Friday, July 28, 2017

"Serape Sunrise"

Rock "CYFI" Martinez and Fernando Leon have recently completed a mural on the north wall of the Desert Suds Car Wash.  It includes Our Lady of Guadalupe, a UFO and a 1964 Chevrolet Impala convertible.

The south wall of the car wash has a Luis Mena mural.  See Classic Car 
Click on the above photo for a larger and sharper image.

Friday, July 21, 2017

Maybe Murals, part 77

Another Dunbar/Springs Roundabout.  This one is at the intersection of W. University Blvd. and N. 11th Ave. The artists are Zach Lihatsh and Troy Neiman.  The north and south sides of the column are devoted to the history of the neighborhood.  The east and west sides depict some of the people who made that history.
North Side
South Side
East Side
West Side
All of the photos had to be taken at an angle.  The black and yellow traffic warnings block a direct view.

I encourage you to click on any photo for a slide show of larger and sharper images.

Monday, July 17, 2017

Maybe Murals, part 76

Roundabout at N. 9th Ave. & W. 5th St.

Mary Lucking was commissioned by the Tucson/Pima Arts Council in 2003 to create artwork for three Roundabouts in the Dunbar/Springs Neighborhood.  This is the third of the three.

Mary has used her art to tell the story of the neighborhood.  Mary also filled the center with desert plants.   Here are the results:
North Side
South Side
East Side
West Side
Note - The photo of the west side had to be taken at an angle due to lens flare from the morning sun.

Some of the panels are starting to show the effects of age and weathering.  It also looks like there was some vandalism that had to be painted over.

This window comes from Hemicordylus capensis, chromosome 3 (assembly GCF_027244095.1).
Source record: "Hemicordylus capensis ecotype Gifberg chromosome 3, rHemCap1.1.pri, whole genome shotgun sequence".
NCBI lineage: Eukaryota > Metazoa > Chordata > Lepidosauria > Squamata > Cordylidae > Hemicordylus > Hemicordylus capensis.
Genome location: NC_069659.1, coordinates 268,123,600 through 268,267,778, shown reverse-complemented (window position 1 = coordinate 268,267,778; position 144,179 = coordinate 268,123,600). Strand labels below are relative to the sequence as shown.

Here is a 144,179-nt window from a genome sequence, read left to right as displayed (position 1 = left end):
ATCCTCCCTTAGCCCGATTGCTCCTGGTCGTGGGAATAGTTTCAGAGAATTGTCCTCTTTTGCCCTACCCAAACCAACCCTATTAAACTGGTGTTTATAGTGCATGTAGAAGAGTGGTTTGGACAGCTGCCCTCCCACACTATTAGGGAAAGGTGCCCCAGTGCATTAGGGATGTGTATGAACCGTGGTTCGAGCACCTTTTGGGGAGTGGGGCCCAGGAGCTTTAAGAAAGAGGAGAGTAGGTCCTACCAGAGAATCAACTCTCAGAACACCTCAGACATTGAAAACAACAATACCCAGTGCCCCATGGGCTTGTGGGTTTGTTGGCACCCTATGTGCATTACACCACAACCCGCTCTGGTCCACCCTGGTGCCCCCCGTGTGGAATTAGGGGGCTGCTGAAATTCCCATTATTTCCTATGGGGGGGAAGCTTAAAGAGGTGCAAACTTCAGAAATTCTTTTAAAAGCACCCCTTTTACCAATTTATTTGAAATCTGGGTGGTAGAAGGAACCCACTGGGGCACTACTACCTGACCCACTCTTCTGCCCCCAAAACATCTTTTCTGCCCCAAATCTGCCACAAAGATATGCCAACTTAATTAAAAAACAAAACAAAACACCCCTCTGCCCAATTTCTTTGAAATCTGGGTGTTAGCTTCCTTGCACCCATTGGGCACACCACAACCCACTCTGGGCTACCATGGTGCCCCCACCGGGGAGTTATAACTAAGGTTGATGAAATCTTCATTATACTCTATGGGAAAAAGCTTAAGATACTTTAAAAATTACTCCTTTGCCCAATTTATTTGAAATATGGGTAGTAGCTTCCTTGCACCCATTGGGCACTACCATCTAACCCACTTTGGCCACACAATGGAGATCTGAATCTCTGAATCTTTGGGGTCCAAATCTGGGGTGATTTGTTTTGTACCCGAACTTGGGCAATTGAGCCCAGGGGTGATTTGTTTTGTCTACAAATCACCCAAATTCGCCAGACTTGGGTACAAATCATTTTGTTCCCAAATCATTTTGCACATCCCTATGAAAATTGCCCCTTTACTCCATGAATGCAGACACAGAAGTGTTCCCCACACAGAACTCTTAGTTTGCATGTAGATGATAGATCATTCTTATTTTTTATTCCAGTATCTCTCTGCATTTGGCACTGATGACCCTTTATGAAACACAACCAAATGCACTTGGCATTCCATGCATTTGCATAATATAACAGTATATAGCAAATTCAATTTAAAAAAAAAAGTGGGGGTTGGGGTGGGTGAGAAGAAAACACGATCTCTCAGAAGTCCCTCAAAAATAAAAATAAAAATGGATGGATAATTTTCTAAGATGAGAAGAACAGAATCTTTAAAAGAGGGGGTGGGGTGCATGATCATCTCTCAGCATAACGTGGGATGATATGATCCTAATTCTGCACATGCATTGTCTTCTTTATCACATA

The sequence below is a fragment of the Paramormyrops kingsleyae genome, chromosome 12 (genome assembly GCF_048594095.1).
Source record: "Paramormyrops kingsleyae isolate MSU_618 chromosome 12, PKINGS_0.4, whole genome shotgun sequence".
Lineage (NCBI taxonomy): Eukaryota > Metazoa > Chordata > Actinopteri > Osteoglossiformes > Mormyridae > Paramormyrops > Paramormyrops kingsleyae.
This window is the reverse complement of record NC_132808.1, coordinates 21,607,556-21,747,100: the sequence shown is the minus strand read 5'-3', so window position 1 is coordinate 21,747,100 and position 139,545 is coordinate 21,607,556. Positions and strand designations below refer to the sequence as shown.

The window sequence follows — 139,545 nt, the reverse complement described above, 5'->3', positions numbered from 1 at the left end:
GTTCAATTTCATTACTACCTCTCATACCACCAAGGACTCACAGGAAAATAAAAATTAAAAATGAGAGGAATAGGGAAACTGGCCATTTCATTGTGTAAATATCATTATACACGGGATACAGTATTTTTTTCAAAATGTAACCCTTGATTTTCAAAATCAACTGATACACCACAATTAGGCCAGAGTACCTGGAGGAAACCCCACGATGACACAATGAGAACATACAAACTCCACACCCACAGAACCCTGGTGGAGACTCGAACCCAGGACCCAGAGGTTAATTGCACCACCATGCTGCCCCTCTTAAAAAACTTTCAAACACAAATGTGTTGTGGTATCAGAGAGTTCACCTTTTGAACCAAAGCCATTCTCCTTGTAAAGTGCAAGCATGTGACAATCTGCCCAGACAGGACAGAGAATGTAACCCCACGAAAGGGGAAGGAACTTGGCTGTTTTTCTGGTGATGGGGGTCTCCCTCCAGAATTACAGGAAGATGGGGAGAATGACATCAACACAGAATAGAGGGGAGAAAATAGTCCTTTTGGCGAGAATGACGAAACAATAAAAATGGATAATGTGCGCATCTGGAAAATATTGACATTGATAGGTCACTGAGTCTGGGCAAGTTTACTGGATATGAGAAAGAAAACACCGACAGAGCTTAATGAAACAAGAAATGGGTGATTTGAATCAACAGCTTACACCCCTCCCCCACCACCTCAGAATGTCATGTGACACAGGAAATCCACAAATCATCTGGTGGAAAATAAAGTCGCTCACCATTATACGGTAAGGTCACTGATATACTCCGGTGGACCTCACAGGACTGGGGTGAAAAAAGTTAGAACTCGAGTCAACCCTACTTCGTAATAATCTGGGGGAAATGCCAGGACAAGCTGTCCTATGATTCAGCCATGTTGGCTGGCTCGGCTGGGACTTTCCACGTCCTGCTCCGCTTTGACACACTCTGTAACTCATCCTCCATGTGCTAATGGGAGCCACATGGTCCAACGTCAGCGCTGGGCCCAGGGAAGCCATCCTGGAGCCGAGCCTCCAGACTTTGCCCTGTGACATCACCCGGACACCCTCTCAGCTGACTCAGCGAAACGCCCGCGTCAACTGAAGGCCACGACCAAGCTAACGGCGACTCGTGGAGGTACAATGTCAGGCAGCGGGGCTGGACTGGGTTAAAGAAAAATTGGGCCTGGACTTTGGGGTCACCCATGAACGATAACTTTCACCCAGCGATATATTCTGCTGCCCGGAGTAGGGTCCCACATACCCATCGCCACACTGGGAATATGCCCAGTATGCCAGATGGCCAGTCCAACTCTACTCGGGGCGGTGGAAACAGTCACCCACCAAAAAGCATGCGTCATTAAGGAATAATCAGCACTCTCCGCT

Click on any photo for a slide show of larger and sharper images.

Friday, July 14, 2017

Maybe Murals, part 75

Dunbar/Spring Roundabout at N. 9th Ave. & W. 1st St.

Mary Lucking was commissioned by the Tucson/Pima Arts Council in 2003 to create artwork for three Roundabouts in the Dunbar/Springs Neighborhood.  This is the second of the three.

Mary has used her art to tell the story of the neighborhood.  Mary also filled the center with desert plants.   Here are the results:
North Side
South Side
West Side
East Side.
Note - The bottom panel of the East Side photo is probably a reference to the old Court St. Cemetery.  See Neighborhood atop cemetery

Some of the panels are starting to show the effects of age and weathering.

Click on any photo for a slideshow of larger and sharper images.

Wednesday, July 12, 2017

Joe's signature is back

Joe had prepared for his mural (the huge one on the south side of Epic Rides, next to Stone just north of 6th Street), to be trashed. That's why he'd sprayed a protective clear coat over the finished project. The coat can make it easier to remove paint on top of his. It can also help protect the mural from sun and weather damage.